SEALING WAX FOR FRUIT JAR8
SOLI J ABLE BLUE FOR THE LAUNDRY
BRADFORD'S PAINT STORE
Nos. 6 and 8 E. Third St.
Tuesday, October 10.
All the dresses and wraps
bought by Mr. Graham abroad
have now come; and a great
many of our own make are
ready. We are entirely ready
for trade in every grade. We
shall make no opening.
Mr. Graham brought over
also a great number of single
dress patterns of the most lux
urious character, which are
ready to be seen and made.
They belong to a class of stuffs
that we have never dealt in be
fore. indeed that nobody can
sell without at the same time
affording facilities for the most
fashionable and distinguished
1.101 and !*» Chestnut.
■con«l fl »or.
Spanish-lace fichus and
scarfs have come from across
the water again.
We can't avoid buying in
New York more or less; but,
when we announce laces from
abroad, we should like it to be
understood that the prices are
lower than can be put on laces
bought at home. The same,
of course, is tme of man y other
goods besides laces.
Our policy is to "support
nobody and nothing. We buy
where we ean buy to best ad
vantage. [Somebody will bo
writing us anonymous letters
now, because we don't buy Eu
rojiean goods of American
merchants. As if we ought to
hunt around and see how many
jKîople we could pay profits to!
The other day somebody ob
jected-to our speaking of "the
larger city !"]
No ! What we want is the
best of everything at bottom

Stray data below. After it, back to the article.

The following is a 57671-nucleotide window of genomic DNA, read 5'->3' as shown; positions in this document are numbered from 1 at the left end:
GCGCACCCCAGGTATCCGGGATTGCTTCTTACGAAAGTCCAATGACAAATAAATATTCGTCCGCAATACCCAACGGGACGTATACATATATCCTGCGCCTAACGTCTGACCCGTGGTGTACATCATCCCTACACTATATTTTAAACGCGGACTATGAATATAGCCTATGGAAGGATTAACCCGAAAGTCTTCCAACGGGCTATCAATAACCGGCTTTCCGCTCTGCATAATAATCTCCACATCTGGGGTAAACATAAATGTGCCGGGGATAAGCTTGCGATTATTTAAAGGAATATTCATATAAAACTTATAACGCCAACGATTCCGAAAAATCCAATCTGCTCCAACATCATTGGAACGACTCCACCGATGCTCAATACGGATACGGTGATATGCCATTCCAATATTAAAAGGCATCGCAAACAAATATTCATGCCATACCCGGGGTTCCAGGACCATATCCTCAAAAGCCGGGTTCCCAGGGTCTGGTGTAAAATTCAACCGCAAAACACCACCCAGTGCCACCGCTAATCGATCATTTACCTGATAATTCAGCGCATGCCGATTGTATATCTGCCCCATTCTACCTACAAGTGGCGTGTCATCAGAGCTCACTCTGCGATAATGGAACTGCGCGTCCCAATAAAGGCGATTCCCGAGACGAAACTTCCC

prices. We want it for you,
everybody, grumblers included.
It was laces; wasn't it ?
<1 circle, «outlie
Smoking jackets already.
('amj)-stools, 35 cents for a
good one. You'd give a dollar
for a poor one, Bi-Centennial
Day. Be rational now. Buy
when you ean.
People are finding out what
beautiful work is done in rat
tan; and how easy the chairs,
lounges and many other things
No, they are not for sum
They're too comfortable
all the year round.
ent, K 10.
The finest, and of
most delicate, suit for a little
boy is of plain velvet, black
green, trimmed with silk
braid, not too much; but
for a very little boy than for
his brother a little bigger. The
trimming we have in our eye
is only a row of points on the
places which bear trimming,
even when trimming isn't much
in vogue. Some are not quite
satisfied with entire plainness,
matter how rich the style
The finest we have is but
You can pay $20 or
more for such made to measure;
but what's the use in measur
ing little boys? Think of
measuring lor short trousers !
Every tailor knows that
ready-made fits boys as well
he ean fit them. * Indeed lie
buys ready-made for his own
hoys; always. We never knew
one that didn't.
We are caring perfectly for
those who want the finest.
_ . „ JOHN WANAMAKER.
West of middle aisle« towards Market-street.
Chestnut. Thirteenth and Market streets,
and City-hall square. Philadelphia.
MAI1.no A19 ht N MCA.
JT M1NOTON AND
OCTOBER, 9th. 1ML
Trains will leave Wilmington as foil
hifedslphla and Intermediate station
»HTa. m. ».«. 4.00, 7.Mfct.6S, p. -
sod lolernisdlaMwaMUafes-l.Oa. *17
10.00 s. m. A.00 p. m.
Baltimore and Bay Line— «.»7 p. m.
Baltimore and Washtn
-1.42, 4.61, •.*, 9.17
n. m. I.Ofc -1.U9, 6.UU, *«*, ll.Mp. m. j
Baltimore only—1.09, 10.» a. m. 12.» and ip. m.
Trains for Delaware Division leave for;
New Castle—4.00, 0.10 a. m. 1.06, ».<«. «.26 p. m.
Harrington and In termed lat« stations-A. 10 a, in.
Delmar and Intermediate statten« -0.10 a. m.
1.06 p. u.
Philadelphia and intermediate station»—i. 16a.m.
12.00m. Aat7.Ms9.66* p. m.